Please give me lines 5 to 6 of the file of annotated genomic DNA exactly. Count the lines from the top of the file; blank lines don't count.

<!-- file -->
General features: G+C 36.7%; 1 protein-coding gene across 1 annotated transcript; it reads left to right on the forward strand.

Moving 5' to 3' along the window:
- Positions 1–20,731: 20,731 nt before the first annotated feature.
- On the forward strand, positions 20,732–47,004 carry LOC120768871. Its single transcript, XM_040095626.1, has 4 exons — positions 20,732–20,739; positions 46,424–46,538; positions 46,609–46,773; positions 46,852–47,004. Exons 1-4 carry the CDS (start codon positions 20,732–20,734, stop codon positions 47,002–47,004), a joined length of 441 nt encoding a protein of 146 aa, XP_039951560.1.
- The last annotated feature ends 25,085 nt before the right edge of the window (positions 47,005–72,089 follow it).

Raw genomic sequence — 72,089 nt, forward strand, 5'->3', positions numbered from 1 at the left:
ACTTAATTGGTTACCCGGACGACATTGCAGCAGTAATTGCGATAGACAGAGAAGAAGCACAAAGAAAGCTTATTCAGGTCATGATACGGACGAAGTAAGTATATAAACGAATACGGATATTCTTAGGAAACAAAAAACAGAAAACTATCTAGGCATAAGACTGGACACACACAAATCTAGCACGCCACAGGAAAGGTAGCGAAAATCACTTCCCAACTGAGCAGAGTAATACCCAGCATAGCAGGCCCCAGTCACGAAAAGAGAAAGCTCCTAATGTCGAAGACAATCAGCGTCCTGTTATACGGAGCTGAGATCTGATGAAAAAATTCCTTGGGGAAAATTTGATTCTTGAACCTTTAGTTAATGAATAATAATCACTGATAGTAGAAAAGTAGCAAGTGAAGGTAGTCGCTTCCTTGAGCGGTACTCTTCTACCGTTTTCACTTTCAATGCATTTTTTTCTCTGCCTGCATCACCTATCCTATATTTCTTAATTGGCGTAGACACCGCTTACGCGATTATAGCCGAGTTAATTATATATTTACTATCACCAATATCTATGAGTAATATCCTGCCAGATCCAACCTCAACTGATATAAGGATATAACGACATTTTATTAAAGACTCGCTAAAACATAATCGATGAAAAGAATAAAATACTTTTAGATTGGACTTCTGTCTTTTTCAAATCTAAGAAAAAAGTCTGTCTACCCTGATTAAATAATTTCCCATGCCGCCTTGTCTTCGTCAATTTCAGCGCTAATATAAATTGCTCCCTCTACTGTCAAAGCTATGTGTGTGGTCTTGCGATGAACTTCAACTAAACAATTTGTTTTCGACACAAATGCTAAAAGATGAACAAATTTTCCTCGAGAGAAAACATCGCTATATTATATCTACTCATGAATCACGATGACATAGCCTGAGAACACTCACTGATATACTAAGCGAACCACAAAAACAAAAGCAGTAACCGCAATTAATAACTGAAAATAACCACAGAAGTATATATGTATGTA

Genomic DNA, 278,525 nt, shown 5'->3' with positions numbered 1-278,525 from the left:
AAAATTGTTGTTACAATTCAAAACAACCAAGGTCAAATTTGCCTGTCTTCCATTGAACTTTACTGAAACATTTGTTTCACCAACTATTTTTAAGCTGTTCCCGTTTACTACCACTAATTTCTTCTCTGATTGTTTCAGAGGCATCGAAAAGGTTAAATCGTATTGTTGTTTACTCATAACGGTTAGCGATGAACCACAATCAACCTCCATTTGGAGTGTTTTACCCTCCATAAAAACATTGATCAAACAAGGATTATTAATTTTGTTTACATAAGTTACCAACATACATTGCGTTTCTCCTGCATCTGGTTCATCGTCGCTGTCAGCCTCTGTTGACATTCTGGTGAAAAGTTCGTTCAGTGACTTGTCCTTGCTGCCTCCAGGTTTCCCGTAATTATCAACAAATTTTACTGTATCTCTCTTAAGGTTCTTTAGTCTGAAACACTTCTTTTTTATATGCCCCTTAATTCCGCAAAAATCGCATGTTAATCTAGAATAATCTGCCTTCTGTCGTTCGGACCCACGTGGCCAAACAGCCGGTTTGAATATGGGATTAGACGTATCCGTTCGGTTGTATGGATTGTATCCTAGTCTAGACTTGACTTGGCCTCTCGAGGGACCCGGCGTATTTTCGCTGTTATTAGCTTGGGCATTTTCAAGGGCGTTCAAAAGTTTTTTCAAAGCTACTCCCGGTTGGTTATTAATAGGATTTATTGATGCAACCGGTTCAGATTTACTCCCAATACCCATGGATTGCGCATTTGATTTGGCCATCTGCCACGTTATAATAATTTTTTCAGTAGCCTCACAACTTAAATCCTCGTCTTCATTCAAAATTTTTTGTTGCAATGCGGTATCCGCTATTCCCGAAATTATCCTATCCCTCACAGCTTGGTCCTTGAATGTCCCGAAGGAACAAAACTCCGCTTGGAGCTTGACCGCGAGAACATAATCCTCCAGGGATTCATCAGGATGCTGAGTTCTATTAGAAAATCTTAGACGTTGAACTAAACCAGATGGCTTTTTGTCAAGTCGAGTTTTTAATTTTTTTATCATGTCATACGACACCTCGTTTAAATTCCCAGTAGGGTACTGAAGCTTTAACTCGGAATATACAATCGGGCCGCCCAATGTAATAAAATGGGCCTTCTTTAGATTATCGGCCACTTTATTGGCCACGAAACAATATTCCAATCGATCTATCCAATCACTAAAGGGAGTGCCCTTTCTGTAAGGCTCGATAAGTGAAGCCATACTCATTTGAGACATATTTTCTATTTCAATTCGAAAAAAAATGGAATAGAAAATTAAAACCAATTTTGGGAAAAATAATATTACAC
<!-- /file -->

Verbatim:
- The last annotated feature ends 25,085 nt before the right edge of the window (positions 47,005–72,089 follow it).

Raw genomic sequence — 72,089 nt, forward strand, 5'->3', positions numbered from 1 at the left: